In 1988, three million students entered the first grade. I was relatively new as Arizona’s public relations director for the American Heart Association.
When I joined the staff in the mid-‘80s, the AHA had already established a coalition with the American Cancer Society and American Lung Association to promote a project called Smoke Free Class of 2000. Surgeon General C. Everett Koop (appointed by President Ronald Reagan) was the celebrity of the campaign.
The idea was to eliminate smoking in youth by the time they graduated from high school, “at the beginning of the century.”
Here was an organization that had planned everything out for 12 years (the program was dead by 1991). They had enlisted state and local government agencies from all 50 states.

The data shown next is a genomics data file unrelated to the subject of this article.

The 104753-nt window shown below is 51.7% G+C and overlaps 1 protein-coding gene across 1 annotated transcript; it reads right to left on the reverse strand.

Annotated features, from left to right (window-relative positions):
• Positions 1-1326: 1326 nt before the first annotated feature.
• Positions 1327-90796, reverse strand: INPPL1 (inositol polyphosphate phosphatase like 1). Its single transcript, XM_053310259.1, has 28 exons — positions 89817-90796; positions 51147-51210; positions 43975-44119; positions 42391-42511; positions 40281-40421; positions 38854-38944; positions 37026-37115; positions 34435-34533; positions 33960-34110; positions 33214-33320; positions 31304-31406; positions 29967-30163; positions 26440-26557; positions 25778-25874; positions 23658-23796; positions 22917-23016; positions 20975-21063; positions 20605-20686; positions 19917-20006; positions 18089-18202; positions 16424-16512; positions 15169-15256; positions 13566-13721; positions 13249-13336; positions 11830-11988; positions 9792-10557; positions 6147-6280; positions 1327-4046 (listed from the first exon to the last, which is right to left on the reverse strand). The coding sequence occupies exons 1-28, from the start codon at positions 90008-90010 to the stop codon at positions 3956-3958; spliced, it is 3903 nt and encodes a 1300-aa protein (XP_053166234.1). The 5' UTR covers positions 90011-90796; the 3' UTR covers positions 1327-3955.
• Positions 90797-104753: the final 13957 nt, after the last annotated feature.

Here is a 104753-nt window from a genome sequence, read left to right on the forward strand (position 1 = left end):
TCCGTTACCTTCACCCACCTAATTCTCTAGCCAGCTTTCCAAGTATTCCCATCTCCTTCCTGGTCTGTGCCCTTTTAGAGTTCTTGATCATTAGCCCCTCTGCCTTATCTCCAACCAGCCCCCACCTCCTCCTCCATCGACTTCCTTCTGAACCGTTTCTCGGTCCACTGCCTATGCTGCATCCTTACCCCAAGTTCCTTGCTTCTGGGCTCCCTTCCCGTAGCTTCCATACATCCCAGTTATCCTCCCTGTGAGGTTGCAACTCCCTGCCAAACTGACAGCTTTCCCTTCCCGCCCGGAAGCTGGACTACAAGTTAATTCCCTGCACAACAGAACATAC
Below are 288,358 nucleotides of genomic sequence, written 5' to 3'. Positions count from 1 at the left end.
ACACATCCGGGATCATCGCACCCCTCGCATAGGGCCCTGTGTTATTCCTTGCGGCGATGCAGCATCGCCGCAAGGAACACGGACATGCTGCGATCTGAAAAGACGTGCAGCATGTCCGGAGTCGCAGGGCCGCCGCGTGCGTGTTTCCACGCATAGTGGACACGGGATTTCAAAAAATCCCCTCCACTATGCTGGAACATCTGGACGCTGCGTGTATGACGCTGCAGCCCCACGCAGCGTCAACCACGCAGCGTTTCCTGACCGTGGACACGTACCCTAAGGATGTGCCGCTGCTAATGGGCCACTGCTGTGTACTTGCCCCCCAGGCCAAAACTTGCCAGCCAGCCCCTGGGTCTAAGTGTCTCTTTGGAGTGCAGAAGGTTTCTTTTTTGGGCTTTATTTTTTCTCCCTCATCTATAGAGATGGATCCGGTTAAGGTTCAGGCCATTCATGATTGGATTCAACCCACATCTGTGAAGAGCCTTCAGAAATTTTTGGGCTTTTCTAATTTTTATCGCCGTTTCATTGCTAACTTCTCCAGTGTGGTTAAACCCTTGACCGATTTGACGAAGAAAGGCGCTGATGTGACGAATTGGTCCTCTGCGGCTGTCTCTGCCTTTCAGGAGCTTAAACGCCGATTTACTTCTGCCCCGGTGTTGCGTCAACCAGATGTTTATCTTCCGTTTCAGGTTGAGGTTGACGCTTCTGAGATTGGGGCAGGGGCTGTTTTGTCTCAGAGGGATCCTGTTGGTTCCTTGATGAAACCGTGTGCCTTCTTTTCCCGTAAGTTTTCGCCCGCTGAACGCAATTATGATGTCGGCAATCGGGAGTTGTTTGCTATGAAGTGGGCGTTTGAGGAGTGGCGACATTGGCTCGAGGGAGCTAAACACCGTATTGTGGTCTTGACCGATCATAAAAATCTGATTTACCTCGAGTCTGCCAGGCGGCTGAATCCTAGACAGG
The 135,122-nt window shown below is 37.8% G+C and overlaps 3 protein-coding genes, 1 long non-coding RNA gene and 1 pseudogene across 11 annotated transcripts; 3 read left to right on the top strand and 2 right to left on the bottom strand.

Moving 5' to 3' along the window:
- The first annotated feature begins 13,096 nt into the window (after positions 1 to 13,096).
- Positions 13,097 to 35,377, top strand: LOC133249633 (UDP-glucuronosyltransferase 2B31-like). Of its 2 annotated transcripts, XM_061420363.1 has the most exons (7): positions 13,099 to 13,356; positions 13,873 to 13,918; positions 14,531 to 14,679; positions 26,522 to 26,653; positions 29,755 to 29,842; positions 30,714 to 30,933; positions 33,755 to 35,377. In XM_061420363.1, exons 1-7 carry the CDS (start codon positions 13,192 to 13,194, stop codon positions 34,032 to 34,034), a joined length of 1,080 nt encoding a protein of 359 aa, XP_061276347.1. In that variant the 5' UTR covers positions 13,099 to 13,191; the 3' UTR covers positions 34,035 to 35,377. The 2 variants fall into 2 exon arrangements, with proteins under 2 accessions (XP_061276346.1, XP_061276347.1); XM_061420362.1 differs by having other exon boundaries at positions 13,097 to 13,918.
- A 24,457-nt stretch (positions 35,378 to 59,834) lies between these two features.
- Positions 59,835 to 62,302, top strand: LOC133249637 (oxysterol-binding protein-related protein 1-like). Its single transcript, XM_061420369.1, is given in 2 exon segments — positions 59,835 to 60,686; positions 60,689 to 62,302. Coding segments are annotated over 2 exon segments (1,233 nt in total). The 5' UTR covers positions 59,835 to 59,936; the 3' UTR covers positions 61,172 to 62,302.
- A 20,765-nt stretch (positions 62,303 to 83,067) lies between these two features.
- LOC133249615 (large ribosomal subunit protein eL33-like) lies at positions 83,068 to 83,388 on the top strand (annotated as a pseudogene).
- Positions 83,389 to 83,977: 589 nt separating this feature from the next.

This organization was comprised of thousands and thousands of staff and volunteers, “There’s a reason Stanley Kubrick called his movie ‘2001’ and not 2000,” I said. This organization had spent millions on literature, videos, and clothing. Yet I was the only one to explain decades begin on “aught,” but centuries start on 01?
The good news is cigarette sales over the 12 year time period fell more than 40 percent. The bad news was falling sales were more the result of escalating tobacco taxes than education programs by non-smoking advocates.
There is a Facebook page of roughly 10,000 members of the Smoke free Class of 2000.